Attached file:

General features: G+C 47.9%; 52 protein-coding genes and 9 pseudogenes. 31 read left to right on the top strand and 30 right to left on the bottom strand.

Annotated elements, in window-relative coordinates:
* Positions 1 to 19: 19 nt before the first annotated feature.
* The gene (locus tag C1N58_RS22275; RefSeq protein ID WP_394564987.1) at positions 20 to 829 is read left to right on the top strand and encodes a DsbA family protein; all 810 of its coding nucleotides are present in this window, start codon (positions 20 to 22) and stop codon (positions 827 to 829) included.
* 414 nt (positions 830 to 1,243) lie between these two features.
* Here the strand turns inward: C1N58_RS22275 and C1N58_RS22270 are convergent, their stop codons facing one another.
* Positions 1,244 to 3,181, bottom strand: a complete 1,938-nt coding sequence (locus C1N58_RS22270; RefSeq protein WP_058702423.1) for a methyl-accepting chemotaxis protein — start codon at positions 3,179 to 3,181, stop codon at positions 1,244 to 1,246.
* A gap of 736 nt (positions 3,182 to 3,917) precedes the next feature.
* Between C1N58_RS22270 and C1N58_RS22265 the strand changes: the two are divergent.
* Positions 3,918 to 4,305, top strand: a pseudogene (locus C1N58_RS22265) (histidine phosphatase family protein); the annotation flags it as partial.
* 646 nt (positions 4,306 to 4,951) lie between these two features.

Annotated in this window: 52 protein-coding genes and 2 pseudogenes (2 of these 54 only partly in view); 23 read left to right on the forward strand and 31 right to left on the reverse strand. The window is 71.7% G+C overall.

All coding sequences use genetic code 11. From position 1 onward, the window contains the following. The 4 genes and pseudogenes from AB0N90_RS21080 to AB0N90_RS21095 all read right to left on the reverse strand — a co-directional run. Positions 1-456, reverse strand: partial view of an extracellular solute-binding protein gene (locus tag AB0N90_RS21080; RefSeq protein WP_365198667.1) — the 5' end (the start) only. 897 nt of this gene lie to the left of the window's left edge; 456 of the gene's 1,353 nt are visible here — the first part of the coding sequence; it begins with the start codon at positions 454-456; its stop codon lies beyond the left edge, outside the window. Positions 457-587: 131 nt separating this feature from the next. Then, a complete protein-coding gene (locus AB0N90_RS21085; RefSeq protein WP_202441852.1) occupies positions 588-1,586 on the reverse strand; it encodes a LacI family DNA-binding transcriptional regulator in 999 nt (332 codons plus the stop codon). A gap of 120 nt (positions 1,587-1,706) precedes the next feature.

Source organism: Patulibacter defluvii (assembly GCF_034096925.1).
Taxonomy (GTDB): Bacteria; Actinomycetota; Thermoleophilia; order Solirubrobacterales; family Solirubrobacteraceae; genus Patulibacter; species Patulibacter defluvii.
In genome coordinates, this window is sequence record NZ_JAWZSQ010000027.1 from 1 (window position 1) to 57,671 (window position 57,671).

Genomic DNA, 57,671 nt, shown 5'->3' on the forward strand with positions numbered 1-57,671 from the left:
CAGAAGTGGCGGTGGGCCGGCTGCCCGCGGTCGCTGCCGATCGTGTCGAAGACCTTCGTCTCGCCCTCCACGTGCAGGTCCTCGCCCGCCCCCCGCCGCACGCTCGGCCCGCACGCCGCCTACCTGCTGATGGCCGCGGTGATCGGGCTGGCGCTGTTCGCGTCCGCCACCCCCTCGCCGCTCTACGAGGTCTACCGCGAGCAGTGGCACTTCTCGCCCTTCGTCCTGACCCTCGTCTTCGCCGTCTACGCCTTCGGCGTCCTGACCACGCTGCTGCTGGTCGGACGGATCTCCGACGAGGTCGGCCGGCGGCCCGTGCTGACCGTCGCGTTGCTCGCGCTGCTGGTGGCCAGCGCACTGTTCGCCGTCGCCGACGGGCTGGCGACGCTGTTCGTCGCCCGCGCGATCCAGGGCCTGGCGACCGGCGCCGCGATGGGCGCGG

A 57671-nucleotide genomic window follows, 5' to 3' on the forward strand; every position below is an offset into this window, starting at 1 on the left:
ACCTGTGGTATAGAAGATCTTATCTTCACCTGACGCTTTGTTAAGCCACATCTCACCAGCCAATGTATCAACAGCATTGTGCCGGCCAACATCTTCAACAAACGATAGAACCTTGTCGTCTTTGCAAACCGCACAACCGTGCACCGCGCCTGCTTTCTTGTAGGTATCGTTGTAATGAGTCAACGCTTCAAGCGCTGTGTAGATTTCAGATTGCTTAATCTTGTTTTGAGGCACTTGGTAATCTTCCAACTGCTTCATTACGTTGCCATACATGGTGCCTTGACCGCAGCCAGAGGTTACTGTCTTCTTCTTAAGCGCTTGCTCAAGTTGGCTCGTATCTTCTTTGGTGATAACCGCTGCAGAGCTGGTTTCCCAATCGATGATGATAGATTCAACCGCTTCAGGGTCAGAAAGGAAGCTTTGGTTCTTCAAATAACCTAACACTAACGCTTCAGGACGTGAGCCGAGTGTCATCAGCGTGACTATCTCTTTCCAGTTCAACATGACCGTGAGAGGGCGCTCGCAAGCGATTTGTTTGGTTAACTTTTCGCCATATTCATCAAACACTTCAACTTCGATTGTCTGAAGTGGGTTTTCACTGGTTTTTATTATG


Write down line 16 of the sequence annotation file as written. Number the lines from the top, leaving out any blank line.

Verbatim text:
In genome coordinates, this window is sequence record NZ_JAWZSQ010000027.1 from 1 (window position 1) to 57,671 (window position 57,671).